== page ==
Scientists in race to create artificial life

CRAIG VENTER’S company Celera Genomics has a slogan: “Speed matters — discovery can’t wait”.

And there’s no doubt that Dr Venter is a man in a hurry.

A decade ago, he turned the human gene mapping programme into a race, becoming the most controversial scientist of his day.

The biotech maverick and entrepreneur once competed with the publicly funded Human Genome Project to map the human genome, a race that ended in a draw in 2003.

This time around, the American scientist has gone where none of his colleagues has dared go before. He and his team just announced the world’s first successful genome transplant.

In layman’s terms, they have turned one species into another, paving the way for the creation of artificial life.

All this tampering with nature raises concerns about the unknown risks of artificial organisms and of an largely unregulated emerging science.

But those involved see it simply as giving nature a leg-up, by fast-forwarding evolution. Dr Venter says his institute is close to synthesising from simple chemicals an entire genome, 580,000 DNA units in length, of a small bacterium, Mycoplasma genitalium.

If that genome can be made to take over a bacterium using his method, Dr Venter should be able to claim that he has madethe first synthetic life form.

The work is at the cutting edge of synthetic biology.

Researchers are working on ways to genetically modify human cells and understand the most fundamental mechanisms of life. This science is poised between hype and hope but critics say the field is progressing too fast for society to grasp. Some fear the technology could be used to create biological weapons or that something unforeseen may emerge from the laboratory. Others are concerned his institute’s efforts to patent their research could restrict scientific advances elsewhere.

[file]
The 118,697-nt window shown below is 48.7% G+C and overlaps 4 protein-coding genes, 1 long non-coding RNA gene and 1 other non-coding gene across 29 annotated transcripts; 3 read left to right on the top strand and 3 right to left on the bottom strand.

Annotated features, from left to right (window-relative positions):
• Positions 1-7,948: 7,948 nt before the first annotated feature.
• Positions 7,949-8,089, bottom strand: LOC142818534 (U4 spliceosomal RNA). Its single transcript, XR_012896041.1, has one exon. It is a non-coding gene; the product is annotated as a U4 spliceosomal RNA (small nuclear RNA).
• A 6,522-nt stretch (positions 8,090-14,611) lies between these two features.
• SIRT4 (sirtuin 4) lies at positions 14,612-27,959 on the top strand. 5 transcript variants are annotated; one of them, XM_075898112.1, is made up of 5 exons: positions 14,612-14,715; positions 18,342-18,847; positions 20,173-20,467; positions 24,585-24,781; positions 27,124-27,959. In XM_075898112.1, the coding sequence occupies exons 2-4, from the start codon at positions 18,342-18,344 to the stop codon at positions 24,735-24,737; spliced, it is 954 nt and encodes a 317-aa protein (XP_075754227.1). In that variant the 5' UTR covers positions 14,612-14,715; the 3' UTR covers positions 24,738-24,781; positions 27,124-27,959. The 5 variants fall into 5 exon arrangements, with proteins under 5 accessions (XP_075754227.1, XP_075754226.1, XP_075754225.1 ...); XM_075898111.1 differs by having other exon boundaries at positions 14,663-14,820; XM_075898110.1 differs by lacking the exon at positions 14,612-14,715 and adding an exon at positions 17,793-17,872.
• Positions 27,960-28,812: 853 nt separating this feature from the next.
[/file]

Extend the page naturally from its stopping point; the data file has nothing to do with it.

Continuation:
Chairman of the department of medical ethics at the University of Pennsylvania Arthur Caplan sees promise and peril in Venter’s work. “The techniques Venter has perfected are going to result in some very important products,” he said. “But we don’t really have in place an oversight system for this type of technology. We need to ensure that microbes aren’t going to escape into the air or down the drain. We also need to be alert to the fact that this technology can make bad bugs rather than useful bugs.”

Venter’s plan is to stitch together artificial chromosomes, proteins and building blocks to jump-start their designer microbe to life. He conceded this may be a long way away, but he said he has taken a key step towards that goal. His team, essentially, snatched the body of another life-form and invaded it with a new genetic code.

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